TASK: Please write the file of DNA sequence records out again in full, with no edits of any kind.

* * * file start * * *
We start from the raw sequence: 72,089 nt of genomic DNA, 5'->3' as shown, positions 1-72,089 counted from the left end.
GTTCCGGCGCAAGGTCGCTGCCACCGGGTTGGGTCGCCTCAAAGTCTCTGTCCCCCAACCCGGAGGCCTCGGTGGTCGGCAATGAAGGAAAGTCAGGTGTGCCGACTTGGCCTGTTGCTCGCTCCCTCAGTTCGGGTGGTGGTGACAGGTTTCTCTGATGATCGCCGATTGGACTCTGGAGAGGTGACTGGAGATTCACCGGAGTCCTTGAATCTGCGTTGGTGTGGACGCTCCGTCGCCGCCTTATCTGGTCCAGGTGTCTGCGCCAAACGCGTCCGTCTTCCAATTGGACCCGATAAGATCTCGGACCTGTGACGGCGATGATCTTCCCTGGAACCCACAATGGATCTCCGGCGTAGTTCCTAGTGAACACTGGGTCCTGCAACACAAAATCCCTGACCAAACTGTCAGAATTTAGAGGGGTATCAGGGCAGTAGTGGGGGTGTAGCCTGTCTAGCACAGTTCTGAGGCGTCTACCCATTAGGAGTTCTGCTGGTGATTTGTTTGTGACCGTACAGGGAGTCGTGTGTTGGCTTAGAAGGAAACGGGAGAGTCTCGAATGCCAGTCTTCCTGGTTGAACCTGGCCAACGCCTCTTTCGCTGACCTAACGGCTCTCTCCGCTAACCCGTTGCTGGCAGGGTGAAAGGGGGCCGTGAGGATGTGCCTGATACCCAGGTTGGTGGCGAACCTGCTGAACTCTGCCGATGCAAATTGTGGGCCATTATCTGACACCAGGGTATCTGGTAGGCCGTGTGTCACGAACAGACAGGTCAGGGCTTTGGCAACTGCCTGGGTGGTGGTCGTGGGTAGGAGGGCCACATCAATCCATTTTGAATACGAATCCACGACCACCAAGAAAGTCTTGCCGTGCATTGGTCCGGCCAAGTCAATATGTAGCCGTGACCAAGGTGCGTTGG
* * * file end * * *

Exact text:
We start from the raw sequence: 72,089 nt of genomic DNA, 5'->3' as shown, positions 1-72,089 counted from the left end.
GTTCCGGCGCAAGGTCGCTGCCACCGGGTTGGGTCGCCTCAAAGTCTCTGTCCCCCAACCCGGAGGCCTCGGTGGTCGGCAATGAAGGAAAGTCAGGTGTGCCGACTTGGCCTGTTGCTCGCTCCCTCAGTTCGGGTGGTGGTGACAGGTTTCTCTGATGATCGCCGATTGGACTCTGGAGAGGTGACTGGAGATTCACCGGAGTCCTTGAATCTGCGTTGGTGTGGACGCTCCGTCGCCGCCTTATCTGGTCCAGGTGTCTGCGCCAAACGCGTCCGTCTTCCAATTGGACCCGATAAGATCTCGGACCTGTGACGGCGATGATCTTCCCTGGAACCCACAATGGATCTCCGGCGTAGTTCCTAGTGAACACTGGGTCCTGCAACACAAAATCCCTGACCAAACTGTCAGAATTTAGAGGGGTATCAGGGCAGTAGTGGGGGTGTAGCCTGTCTAGCACAGTTCTGAGGCGTCTACCCATTAGGAGTTCTGCTGGTGATTTGTTTGTGACCGTACAGGGAGTCGTGTGTTGGCTTAGAAGGAAACGGGAGAGTCTCGAATGCCAGTCTTCCTGGTTGAACCTGGCCAACGCCTCTTTCGCTGACCTAACGGCTCTCTCCGCTAACCCGTTGCTGGCAGGGTGAAAGGGGGCCGTGAGGATGTGCCTGATACCCAGGTTGGTGGCGAACCTGCTGAACTCTGCCGATGCAAATTGTGGGCCATTATCTGACACCAGGGTATCTGGTAGGCCGTGTGTCACGAACAGACAGGTCAGGGCTTTGGCAACTGCCTGGGTGGTGGTCGTGGGTAGGAGGGCCACATCAATCCATTTTGAATACGAATCCACGACCACCAAGAAAGTCTTGCCGTGCATTGGTCCGGCCAAGTCAATATGTAGCCGTGACCAAGGTGCGTTGG